OpenAI unleashes GPT-4, SVB files for bankruptcy, and a PE firm acquires Pornhub

OpenAI unleashes GPT-4, SVB files for bankruptcy, and a PE firm acquires Pornhub

Welcome to Week in Review, folks, TechCrunch’s regular recap of the week in tech. GPT-4, OpenAI’s text- and image-understanding AI, may have dominated the headlines over the past few days. But fresh drama also emerged around the collapse of Silicon Valley Bank.

We cover all that and more in this edition, so grab a coffee and settle in.

quick note, TechCrunch Early Stage 2023 is fast approaching. It hits Boston on April 20 and will feature three concurrent tracks of founder-forward workshops, case studies and deep dives with tech entrepreneurship experts. Below the line, mark your calendar for TechCrunch Disrupt 2023, which will take place in San Francisco on September 19– 21. As always, it will be filled with roundtables, firesides, Q&As and showcases from luminaries in their fields. You don’t want to miss it.

Now, on to the news.

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OpenAI debuts GPT-4: After much anticipation, OpenAI, the AI ​​startup with major backing from Microsoft, has released a powerful new AI model called GPT-4. GPT-4 can generate text and accept image and text inputs — an improvement over its predecessor, which accepted only text — and performs at “human level” in various benchmarks. But GPT-4 is not perfect. Like most other generative text AI, the model “hallucinates” facts and makes reasoning errors – sometimes with great confidence.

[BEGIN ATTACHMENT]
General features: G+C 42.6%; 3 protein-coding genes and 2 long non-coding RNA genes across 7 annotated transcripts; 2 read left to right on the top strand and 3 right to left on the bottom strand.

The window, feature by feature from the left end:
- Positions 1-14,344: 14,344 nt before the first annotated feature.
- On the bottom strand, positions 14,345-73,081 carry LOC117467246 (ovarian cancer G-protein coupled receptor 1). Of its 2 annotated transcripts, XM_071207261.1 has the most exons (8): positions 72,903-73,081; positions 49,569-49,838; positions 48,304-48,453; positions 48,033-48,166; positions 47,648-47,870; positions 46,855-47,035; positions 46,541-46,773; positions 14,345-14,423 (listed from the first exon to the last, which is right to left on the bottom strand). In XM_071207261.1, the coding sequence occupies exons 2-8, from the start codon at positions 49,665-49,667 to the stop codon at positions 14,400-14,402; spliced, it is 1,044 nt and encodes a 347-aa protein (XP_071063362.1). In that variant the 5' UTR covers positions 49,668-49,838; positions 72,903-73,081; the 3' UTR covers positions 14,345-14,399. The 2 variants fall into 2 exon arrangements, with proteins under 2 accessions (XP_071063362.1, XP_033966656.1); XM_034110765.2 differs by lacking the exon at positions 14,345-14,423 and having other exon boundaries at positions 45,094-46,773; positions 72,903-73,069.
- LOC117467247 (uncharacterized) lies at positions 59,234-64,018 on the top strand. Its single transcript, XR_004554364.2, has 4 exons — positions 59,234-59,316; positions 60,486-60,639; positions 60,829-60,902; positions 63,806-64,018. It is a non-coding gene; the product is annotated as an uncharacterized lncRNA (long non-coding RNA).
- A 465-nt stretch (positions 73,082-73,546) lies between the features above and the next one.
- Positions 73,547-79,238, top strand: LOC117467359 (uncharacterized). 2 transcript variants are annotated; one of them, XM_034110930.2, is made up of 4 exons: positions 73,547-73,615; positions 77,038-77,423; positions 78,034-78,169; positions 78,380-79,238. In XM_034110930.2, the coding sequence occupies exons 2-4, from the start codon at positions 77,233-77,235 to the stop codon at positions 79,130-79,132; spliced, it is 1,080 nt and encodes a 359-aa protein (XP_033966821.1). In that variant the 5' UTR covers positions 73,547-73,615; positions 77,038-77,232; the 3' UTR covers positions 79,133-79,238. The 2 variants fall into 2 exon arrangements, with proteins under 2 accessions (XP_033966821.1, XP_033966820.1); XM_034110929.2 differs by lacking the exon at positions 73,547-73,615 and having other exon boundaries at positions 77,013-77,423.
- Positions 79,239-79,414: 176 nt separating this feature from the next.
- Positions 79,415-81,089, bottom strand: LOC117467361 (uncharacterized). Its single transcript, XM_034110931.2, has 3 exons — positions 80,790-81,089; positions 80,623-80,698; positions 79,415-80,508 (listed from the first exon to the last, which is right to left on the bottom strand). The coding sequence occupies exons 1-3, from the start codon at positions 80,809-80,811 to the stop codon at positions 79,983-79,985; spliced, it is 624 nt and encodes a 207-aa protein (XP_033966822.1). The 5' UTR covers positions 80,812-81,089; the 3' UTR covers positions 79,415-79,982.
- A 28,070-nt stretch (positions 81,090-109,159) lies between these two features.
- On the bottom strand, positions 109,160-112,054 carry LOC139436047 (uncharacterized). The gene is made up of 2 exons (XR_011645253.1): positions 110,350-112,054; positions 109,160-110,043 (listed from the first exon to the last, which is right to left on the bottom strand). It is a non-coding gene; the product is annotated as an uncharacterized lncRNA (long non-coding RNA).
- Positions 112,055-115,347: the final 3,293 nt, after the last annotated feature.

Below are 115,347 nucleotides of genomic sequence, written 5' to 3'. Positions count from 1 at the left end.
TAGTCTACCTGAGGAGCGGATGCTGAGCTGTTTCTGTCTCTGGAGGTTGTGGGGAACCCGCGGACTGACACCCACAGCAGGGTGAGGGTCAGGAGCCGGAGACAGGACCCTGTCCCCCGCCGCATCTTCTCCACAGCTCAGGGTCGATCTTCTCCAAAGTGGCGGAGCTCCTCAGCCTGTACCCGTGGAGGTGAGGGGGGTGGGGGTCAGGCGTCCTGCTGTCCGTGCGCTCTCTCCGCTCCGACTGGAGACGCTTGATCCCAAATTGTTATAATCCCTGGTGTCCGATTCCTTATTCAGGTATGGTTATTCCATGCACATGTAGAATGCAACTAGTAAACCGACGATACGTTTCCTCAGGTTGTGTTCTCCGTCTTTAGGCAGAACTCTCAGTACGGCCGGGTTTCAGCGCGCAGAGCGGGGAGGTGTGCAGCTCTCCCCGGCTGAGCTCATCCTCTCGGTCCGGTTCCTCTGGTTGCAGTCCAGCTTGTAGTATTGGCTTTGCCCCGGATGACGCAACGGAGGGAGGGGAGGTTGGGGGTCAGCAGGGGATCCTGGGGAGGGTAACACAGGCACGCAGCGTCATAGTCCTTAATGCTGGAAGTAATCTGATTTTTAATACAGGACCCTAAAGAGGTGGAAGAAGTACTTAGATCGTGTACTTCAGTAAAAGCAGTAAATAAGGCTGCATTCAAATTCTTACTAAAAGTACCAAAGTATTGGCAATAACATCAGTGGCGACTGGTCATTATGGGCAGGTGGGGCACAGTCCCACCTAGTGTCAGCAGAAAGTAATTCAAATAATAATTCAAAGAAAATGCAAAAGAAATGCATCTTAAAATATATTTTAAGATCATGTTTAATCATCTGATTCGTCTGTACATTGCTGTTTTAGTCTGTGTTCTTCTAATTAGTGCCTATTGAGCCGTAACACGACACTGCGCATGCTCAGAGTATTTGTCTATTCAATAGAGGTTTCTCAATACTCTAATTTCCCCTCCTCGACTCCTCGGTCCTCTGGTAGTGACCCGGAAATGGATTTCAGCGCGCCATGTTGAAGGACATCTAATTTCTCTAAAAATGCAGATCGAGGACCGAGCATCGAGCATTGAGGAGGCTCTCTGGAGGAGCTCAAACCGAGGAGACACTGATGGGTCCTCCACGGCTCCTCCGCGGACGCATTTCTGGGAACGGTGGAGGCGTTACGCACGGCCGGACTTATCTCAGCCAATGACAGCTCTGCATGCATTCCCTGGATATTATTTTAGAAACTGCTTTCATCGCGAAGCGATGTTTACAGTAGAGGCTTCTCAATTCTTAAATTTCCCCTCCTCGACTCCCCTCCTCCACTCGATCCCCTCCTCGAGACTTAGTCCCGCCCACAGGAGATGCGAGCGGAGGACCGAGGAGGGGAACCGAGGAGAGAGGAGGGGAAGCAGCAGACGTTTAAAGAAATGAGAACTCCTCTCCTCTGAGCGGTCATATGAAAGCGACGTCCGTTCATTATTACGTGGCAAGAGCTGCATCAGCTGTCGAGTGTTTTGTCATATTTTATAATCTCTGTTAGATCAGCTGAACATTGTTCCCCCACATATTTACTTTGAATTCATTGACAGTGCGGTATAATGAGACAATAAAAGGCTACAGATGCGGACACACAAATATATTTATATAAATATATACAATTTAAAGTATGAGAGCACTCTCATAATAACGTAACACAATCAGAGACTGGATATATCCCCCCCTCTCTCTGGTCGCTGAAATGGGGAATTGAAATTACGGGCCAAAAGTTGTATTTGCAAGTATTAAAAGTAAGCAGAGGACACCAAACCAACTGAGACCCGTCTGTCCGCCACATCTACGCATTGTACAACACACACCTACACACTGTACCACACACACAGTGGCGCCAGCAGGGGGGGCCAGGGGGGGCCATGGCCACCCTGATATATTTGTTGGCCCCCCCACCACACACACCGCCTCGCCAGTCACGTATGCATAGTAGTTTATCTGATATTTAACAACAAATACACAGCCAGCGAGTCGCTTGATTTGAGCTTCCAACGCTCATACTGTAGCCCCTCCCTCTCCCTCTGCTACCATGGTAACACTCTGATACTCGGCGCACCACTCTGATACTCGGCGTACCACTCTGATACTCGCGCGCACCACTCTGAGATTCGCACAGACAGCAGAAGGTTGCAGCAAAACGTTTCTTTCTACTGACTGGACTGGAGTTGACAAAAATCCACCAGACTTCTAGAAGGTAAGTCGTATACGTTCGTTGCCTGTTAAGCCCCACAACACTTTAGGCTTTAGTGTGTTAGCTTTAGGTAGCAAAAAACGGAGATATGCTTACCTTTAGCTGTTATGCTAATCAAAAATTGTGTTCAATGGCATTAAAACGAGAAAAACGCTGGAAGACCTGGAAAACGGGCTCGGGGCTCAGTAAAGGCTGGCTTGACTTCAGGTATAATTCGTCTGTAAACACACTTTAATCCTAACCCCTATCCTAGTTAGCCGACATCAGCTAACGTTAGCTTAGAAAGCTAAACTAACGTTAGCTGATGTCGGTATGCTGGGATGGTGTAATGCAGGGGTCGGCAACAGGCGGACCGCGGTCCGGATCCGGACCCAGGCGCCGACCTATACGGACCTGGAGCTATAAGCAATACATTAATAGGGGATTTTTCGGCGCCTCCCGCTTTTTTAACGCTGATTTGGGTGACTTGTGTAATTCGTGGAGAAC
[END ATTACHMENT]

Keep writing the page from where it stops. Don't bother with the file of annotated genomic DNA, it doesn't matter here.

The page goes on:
Microsoft is all-in on AI: Using the latest tech from OpenAI, including GPT-4, Microsoft has rolled out new AI-powered features across its suite of productivity tools under the Copilot brand. Copilot handles different tasks depending on the app it’s used in. For example, in Word, Copilot writes, edits, summarizes and composes text; in PowerPoint and Excel, Copilot turns natural language commands into designed presentations and data visualizations; and with Power Apps, Copilot helps refine ideas for low-code software.

SVB file for bankruptcy: A week later trading stopped for SVB Financial and after regulators took control of the holding company for Silicon Valley Bank and other subsidiaries, SVB Financial took the next inevitable step. On Friday, the bank announced that it formally filed for Chapter 11 bankruptcy protection in the US Bankruptcy Court for the Southern District of New York. This means that SVB Financial can apply — and plans to apply — to the courts to continue activities while looking for buyers for its assets, which includes continuing its plan to sell SVB Securities and SVB Capital .